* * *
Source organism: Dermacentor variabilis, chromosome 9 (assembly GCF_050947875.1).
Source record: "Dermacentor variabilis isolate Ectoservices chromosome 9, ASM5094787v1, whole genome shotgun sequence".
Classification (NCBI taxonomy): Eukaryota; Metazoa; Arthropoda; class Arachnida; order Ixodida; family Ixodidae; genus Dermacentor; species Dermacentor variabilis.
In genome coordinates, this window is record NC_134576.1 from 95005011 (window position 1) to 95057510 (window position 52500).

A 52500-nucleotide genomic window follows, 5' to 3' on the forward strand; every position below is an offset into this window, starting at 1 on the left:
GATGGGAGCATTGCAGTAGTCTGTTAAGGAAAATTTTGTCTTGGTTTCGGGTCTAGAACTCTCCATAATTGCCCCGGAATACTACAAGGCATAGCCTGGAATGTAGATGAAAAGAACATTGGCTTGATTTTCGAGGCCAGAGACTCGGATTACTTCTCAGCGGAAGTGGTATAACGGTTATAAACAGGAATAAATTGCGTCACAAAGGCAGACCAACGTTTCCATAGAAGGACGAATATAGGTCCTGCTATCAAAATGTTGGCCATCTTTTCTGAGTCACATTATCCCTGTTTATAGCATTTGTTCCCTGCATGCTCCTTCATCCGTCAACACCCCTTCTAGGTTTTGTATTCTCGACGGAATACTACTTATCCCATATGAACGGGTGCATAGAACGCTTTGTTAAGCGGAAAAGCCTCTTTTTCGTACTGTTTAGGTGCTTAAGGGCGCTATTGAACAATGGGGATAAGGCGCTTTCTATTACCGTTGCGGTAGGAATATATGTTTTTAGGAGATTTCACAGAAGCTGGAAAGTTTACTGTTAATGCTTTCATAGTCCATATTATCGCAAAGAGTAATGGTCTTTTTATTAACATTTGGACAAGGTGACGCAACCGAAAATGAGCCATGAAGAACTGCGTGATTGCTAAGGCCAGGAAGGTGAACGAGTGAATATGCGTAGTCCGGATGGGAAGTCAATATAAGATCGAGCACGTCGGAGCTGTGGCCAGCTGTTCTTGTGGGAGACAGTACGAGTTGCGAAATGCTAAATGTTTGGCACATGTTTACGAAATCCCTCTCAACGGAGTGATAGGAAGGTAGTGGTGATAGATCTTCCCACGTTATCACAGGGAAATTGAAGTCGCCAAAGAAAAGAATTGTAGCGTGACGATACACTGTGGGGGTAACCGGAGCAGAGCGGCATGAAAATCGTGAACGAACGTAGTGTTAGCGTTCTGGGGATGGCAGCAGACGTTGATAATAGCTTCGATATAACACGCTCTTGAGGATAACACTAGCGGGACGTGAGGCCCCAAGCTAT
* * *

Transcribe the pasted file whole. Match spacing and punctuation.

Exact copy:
Source organism: Dermacentor variabilis, chromosome 9 (assembly GCF_050947875.1).
Source record: "Dermacentor variabilis isolate Ectoservices chromosome 9, ASM5094787v1, whole genome shotgun sequence".
Classification (NCBI taxonomy): Eukaryota; Metazoa; Arthropoda; class Arachnida; order Ixodida; family Ixodidae; genus Dermacentor; species Dermacentor variabilis.
In genome coordinates, this window is record NC_134576.1 from 95005011 (window position 1) to 95057510 (window position 52500).

A 52500-nucleotide genomic window follows, 5' to 3' on the forward strand; every position below is an offset into this window, starting at 1 on the left:
GATGGGAGCATTGCAGTAGTCTGTTAAGGAAAATTTTGTCTTGGTTTCGGGTCTAGAACTCTCCATAATTGCCCCGGAATACTACAAGGCATAGCCTGGAATGTAGATGAAAAGAACATTGGCTTGATTTTCGAGGCCAGAGACTCGGATTACTTCTCAGCGGAAGTGGTATAACGGTTATAAACAGGAATAAATTGCGTCACAAAGGCAGACCAACGTTTCCATAGAAGGACGAATATAGGTCCTGCTATCAAAATGTTGGCCATCTTTTCTGAGTCACATTATCCCTGTTTATAGCATTTGTTCCCTGCATGCTCCTTCATCCGTCAACACCCCTTCTAGGTTTTGTATTCTCGACGGAATACTACTTATCCCATATGAACGGGTGCATAGAACGCTTTGTTAAGCGGAAAAGCCTCTTTTTCGTACTGTTTAGGTGCTTAAGGGCGCTATTGAACAATGGGGATAAGGCGCTTTCTATTACCGTTGCGGTAGGAATATATGTTTTTAGGAGATTTCACAGAAGCTGGAAAGTTTACTGTTAATGCTTTCATAGTCCATATTATCGCAAAGAGTAATGGTCTTTTTATTAACATTTGGACAAGGTGACGCAACCGAAAATGAGCCATGAAGAACTGCGTGATTGCTAAGGCCAGGAAGGTGAACGAGTGAATATGCGTAGTCCGGATGGGAAGTCAATATAAGATCGAGCACGTCGGAGCTGTGGCCAGCTGTTCTTGTGGGAGACAGTACGAGTTGCGAAATGCTAAATGTTTGGCACATGTTTACGAAATCCCTCTCAACGGAGTGATAGGAAGGTAGTGGTGATAGATCTTCCCACGTTATCACAGGGAAATTGAAGTCGCCAAAGAAAAGAATTGTAGCGTGACGATACACTGTGGGGGTAACCGGAGCAGAGCGGCATGAAAATCGTGAACGAACGTAGTGTTAGCGTTCTGGGGATGGCAGCAGACGTTGATAATAGCTTCGATATAACACGCTCTTGAGGATAACACTAGCGGGACGTGAGGCCCCAAGCTAT